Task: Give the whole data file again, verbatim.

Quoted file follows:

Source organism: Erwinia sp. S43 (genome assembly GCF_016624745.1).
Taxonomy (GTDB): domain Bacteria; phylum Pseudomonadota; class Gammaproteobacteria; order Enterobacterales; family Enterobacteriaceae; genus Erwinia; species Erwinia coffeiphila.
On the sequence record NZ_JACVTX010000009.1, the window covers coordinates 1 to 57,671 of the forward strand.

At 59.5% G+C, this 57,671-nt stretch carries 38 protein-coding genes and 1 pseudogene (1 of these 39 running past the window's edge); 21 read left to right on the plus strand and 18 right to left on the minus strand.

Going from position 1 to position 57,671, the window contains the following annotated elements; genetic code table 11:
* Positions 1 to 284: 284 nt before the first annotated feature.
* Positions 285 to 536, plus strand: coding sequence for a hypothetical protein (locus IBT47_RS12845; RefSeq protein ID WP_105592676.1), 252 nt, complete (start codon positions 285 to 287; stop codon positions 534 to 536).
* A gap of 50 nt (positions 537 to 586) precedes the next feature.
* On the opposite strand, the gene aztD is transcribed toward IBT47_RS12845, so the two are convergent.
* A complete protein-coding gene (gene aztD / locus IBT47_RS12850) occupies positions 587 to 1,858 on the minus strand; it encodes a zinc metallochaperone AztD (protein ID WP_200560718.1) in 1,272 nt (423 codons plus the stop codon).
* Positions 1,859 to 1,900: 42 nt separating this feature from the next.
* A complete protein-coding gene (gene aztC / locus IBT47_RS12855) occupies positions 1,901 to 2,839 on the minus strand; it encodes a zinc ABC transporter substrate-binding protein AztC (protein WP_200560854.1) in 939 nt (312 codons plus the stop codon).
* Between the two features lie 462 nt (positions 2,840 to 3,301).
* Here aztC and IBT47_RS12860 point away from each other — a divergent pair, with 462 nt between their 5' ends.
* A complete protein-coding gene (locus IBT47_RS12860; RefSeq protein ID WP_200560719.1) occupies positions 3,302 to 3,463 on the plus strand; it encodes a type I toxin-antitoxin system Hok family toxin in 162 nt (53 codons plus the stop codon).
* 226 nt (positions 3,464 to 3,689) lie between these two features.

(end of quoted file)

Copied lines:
Source organism: Erwinia sp. S43 (genome assembly GCF_016624745.1).
Taxonomy (GTDB): domain Bacteria; phylum Pseudomonadota; class Gammaproteobacteria; order Enterobacterales; family Enterobacteriaceae; genus Erwinia; species Erwinia coffeiphila.
On the sequence record NZ_JACVTX010000009.1, the window covers coordinates 1 to 57,671 of the forward strand.

At 59.5% G+C, this 57,671-nt stretch carries 38 protein-coding genes and 1 pseudogene (1 of these 39 running past the window's edge); 21 read left to right on the plus strand and 18 right to left on the minus strand.

Going from position 1 to position 57,671, the window contains the following annotated elements; genetic code table 11:
* Positions 1 to 284: 284 nt before the first annotated feature.
* Positions 285 to 536, plus strand: coding sequence for a hypothetical protein (locus IBT47_RS12845; RefSeq protein ID WP_105592676.1), 252 nt, complete (start codon positions 285 to 287; stop codon positions 534 to 536).
* A gap of 50 nt (positions 537 to 586) precedes the next feature.
* On the opposite strand, the gene aztD is transcribed toward IBT47_RS12845, so the two are convergent.
* A complete protein-coding gene (gene aztD / locus IBT47_RS12850) occupies positions 587 to 1,858 on the minus strand; it encodes a zinc metallochaperone AztD (protein ID WP_200560718.1) in 1,272 nt (423 codons plus the stop codon).
* Positions 1,859 to 1,900: 42 nt separating this feature from the next.
* A complete protein-coding gene (gene aztC / locus IBT47_RS12855) occupies positions 1,901 to 2,839 on the minus strand; it encodes a zinc ABC transporter substrate-binding protein AztC (protein WP_200560854.1) in 939 nt (312 codons plus the stop codon).
* Between the two features lie 462 nt (positions 2,840 to 3,301).
* Here aztC and IBT47_RS12860 point away from each other — a divergent pair, with 462 nt between their 5' ends.
* A complete protein-coding gene (locus IBT47_RS12860; RefSeq protein ID WP_200560719.1) occupies positions 3,302 to 3,463 on the plus strand; it encodes a type I toxin-antitoxin system Hok family toxin in 162 nt (53 codons plus the stop codon).
* 226 nt (positions 3,464 to 3,689) lie between these two features.